Lecturers at the Federal University of Petroleum Resources (FUPRE), Delta State, said negotiations with the Federal Government must be concluded before the strike is called off.
Ezekiel Agbalagba, chairman of ASUU at the university, said the congress on Wednesday accepted the EAA, but rejected the N25 billion for the revitalisation of the varsities.
According to him, the latest concession by the Federal Government is “an offer”, adding: “Let it land in our purse first.”
He added: “We are willing to suspend the strike, but some of those contending issues should be thrashed and thrashed once.”
ASUU chapters of the University of Maiduguri, Yobe State University and Federal University Gashua resolved to get a serious commitment from the Federal Government before they call off the industrial action.
The Federal University of Agriculture, Makurdi (UAM) ASUU voted to continue with the strike action until the Federal Government implements what was offered during the negotiation.
ASUU – UAM chapter said both their withheld salaries and sundry allowances must be also paid.
A lecturer at UAM, who preferred not to be named, said they voted that the strike should continue until the government fulfils its part of the bargain.
ASUU national leadership will receive reports from zonal coordinators, following state congresses.
After considering the reports, the leadership is expected to take a position and present it to the Federal Government.
A source said some of the congresses voted to call off the strike; others did not.
The source said the congresses agreed on the offers presented by the government to the union and with a timeframe to implement some of them.
The source added: “All the reports will come in today (yesterday) and we can make a decision on it.”
Last Friday, the Federal Government agreed with ASUU’s demand for payment of lecturers’ salaries from February to June through the old platform – the Government Integrated Financial and Management Information System.
The government said the exemption of ASUU from the Integrated Payroll and Personnel Information System (IPPIS) was temporary pending when the university lecturers will complete the development of its payment platform – the University Transparency and Accountability Solution (UTAS).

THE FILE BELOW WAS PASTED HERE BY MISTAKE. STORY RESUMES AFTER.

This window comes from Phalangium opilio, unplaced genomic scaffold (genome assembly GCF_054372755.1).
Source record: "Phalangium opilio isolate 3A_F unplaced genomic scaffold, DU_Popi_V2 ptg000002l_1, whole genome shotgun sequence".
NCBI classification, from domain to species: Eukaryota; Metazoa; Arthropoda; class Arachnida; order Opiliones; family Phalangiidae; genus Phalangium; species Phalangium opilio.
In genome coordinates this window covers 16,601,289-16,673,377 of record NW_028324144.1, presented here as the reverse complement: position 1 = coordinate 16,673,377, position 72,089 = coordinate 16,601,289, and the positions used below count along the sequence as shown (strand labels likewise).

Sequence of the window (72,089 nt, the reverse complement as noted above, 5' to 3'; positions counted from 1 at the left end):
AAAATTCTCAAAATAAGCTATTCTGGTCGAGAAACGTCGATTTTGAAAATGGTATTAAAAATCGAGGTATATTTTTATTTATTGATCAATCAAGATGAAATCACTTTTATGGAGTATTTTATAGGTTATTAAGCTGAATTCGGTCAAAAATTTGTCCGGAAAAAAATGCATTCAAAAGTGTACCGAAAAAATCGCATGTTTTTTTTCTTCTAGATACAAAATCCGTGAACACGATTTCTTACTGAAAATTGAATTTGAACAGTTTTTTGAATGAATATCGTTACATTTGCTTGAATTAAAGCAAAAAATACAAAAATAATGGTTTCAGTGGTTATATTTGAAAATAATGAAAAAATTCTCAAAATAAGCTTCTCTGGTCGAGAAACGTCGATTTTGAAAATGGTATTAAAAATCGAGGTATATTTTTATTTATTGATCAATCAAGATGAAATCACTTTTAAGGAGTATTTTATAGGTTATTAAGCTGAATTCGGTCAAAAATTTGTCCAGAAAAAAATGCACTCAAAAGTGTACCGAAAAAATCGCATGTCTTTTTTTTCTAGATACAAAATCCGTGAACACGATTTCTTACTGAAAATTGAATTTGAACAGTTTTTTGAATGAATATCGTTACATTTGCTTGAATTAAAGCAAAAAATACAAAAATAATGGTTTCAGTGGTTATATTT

After weeks of negotiations, the government offered to raise the EAA from N30billion to N35billion and the revitalisation fund from N20billion to N25billion.
Cumulatively, the government, through the Accountant-General of the Federation, offered the lecturers N65 billion to call off the strike.
The government also shifted ground on some issues, including the insistence that all the academic staff of federal universities must be paid through the IPPIS platform.
The University of Ilorin (UNILORIN) ASUU Chairman, Prof Moyosore Ajao, said the chapter was in alignment with the national body.
He said: “Our president will make a pronouncement on our resolution after our meeting tomorrow (today).”
A source at the ASUU UNILORIN meeting said the union resolved that “our salaries be paid and must henceforth not be stopped”.
“We also resolved that ASUU is not and cannot be on IPPIS,” he added.
Chairman of University of Jos chapter of ASUU, Dr Lazarus Maigoro, said: “We are under a strict directive from the national body not to release our resolutions yet.”
Sokoto Zonal Coordinator of ASUU, Dr Jamilu Shehu, told our correspondent that the zones are expected to make their positions known at the Abuja meeting.
Earlier: ASUU Chapters Begins Voting to Call off Strike or Not – See the Results
Following the new offer made by the Federal Government to the Academic Staff Union of Universities (ASUU), the various chapters of the union have begun voting on whether to accept the offer made by the Federal Government and call off the strike action or not.
Recall that the Federal Government offered the union N65 billion, and suspended the use of IPPIS. The union had then concluded to continue consulting and agreed to get back to the Federal Government (FG) on Friday 27th Nov, after their consultations. The Academic Staff Union of Universities, today, says all the branches, which are over 70, will participate in the decision to either call – off the strike or not. Here are the results of how they are currently voting…
The following institutions have taken their stand on the latest offer issued by FG
1. University of Port Harcourt (UNIPORT) Rejected the offer ❌
2. Federal University Lafia (FULAFIA) Rejected the offer ❌
3. Federal University Dutsin-ma (FUDMA) Accepted the offer ☑️
4. Micheal Okpara University (MOUAU) Accepted the offer ☑️
5. University of Maiduguri (UNIMAID) Accepted the offer ☑️
6. Benue State University (BSU) Rejected the offer ❌
7. University of Nigeria Nsukka (UNN) Accepted the offer ☑️
8. Federal University of Technology Owerri (FUTO) Accepted the offer ☑️
9. Umaru Musa Yaradua University (UMYU) Accepted the offer ☑️